Pubdate: Sat, 16 May 2009
Source: Appeal-Democrat (Marysville, CA)
Copyright: 2009 Appeal-Democrat
Author: Ralph Givens


It is a misconception that the DEA  must approve marijuana before it 
can be legally used for medical purposes under federal law. Removing 
marijuana from Schedule I status only requires recognition that the 
drug has "currently accepted medical use in treatment in the United 
States." Fourteen states with hundreds of physicians and thousands of 
patients using marijuana provides the "currently accepted medical use 
in treatment in the United States"  needed to remove cannabis from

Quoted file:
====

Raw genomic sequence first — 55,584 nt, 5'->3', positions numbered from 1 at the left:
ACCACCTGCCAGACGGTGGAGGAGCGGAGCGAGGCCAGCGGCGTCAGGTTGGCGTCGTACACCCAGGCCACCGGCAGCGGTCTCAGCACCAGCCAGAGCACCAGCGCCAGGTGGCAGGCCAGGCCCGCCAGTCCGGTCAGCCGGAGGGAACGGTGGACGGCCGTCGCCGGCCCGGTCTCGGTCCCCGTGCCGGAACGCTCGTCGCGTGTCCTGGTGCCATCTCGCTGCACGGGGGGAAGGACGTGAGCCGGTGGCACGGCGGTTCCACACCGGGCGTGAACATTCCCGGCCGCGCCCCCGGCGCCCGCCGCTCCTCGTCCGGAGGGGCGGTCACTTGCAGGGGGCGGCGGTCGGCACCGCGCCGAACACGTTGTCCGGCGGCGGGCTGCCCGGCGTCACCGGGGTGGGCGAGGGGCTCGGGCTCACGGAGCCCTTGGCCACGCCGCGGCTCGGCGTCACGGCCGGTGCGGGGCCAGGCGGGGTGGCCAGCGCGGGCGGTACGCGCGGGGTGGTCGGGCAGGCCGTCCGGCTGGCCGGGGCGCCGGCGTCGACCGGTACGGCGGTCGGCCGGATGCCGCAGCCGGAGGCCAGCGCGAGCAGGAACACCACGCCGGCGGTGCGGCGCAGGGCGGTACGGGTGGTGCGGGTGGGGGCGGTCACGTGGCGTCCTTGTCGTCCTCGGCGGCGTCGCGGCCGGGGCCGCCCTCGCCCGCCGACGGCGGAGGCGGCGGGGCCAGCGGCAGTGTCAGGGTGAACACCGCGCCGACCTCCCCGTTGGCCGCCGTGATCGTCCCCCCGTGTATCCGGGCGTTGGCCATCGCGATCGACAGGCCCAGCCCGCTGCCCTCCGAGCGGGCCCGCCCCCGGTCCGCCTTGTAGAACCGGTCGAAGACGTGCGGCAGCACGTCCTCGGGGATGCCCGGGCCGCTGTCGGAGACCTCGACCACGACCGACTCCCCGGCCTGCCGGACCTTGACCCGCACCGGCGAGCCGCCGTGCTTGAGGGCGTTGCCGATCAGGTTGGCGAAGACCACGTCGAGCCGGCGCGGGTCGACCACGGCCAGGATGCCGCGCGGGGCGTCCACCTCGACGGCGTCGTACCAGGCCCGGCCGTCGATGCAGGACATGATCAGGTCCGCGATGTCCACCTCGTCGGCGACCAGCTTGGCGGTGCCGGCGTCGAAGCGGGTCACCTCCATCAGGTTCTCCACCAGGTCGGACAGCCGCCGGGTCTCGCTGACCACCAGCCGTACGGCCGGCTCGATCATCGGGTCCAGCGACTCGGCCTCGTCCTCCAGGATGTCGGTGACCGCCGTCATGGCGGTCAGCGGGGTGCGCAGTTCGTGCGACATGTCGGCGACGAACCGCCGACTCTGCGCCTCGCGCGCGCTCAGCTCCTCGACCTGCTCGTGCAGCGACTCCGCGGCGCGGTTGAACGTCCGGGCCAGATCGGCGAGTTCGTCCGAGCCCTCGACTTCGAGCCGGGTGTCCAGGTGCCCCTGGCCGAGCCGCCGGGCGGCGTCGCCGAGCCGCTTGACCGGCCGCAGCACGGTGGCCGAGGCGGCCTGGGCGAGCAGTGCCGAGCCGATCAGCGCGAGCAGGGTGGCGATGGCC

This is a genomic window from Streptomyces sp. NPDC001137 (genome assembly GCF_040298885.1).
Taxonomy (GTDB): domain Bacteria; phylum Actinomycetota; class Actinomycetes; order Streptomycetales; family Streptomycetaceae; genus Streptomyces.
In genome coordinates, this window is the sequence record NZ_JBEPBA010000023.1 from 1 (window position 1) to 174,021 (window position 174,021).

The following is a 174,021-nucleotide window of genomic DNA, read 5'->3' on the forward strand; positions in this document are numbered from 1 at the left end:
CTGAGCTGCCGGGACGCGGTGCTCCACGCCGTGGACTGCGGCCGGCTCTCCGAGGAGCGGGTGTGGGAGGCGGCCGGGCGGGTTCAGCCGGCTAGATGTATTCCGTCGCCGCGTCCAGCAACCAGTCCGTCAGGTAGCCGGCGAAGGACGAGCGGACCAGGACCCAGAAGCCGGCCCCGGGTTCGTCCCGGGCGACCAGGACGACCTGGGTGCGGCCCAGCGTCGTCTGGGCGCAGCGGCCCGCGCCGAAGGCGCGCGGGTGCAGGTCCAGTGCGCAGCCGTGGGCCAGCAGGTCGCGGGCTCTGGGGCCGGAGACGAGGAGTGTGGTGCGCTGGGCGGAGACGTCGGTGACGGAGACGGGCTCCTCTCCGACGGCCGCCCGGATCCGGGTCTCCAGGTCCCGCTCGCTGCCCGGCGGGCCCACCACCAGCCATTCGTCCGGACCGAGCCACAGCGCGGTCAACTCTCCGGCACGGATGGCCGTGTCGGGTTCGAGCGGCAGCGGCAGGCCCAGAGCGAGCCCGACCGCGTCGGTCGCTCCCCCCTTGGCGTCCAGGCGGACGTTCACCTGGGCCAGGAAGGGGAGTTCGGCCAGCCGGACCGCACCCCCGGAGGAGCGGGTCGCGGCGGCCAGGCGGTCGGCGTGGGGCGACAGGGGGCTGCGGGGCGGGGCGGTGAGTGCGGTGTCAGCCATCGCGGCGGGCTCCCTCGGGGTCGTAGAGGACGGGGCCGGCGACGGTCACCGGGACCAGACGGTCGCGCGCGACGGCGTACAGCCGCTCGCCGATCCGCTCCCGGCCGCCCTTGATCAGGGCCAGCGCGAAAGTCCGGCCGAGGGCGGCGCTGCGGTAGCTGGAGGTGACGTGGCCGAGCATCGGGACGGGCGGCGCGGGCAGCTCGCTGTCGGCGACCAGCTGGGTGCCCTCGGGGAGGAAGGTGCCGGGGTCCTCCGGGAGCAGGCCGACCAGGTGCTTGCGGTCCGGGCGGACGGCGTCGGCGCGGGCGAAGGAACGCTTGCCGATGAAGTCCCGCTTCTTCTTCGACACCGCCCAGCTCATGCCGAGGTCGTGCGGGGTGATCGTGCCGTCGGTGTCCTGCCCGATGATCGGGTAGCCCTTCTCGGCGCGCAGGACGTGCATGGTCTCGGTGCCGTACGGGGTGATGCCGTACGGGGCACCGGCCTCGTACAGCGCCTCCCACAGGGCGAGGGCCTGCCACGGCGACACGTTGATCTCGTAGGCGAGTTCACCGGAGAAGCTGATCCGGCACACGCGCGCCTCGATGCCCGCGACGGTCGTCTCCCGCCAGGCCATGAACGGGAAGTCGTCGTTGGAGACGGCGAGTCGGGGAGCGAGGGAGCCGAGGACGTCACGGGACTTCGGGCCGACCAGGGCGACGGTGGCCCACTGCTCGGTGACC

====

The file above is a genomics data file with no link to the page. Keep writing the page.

Schedule I so it can be legally prescribed in the United States.

Establishing the medical value of marijuana is not needed to put 
cannabis back into the U.S. pharmacopoeia. The efficacy of marijuana 
is legally  irrelevant to whether cannabis can be used as a medicine. 
Because  marijuana has never caused a death in recorded history there 
is no lack of "accepted safety for use of the [cannabis] ... under 
medical supervision" and there is no need for extensive testing 
before allowing medical use.

With 14 states allowing medical marijuana and more on the way there 
can no longer be any argument that marijuana should stay in Schedule 
I because pot has "accepted medical use."  (see:

Ralph Givens

Daly City
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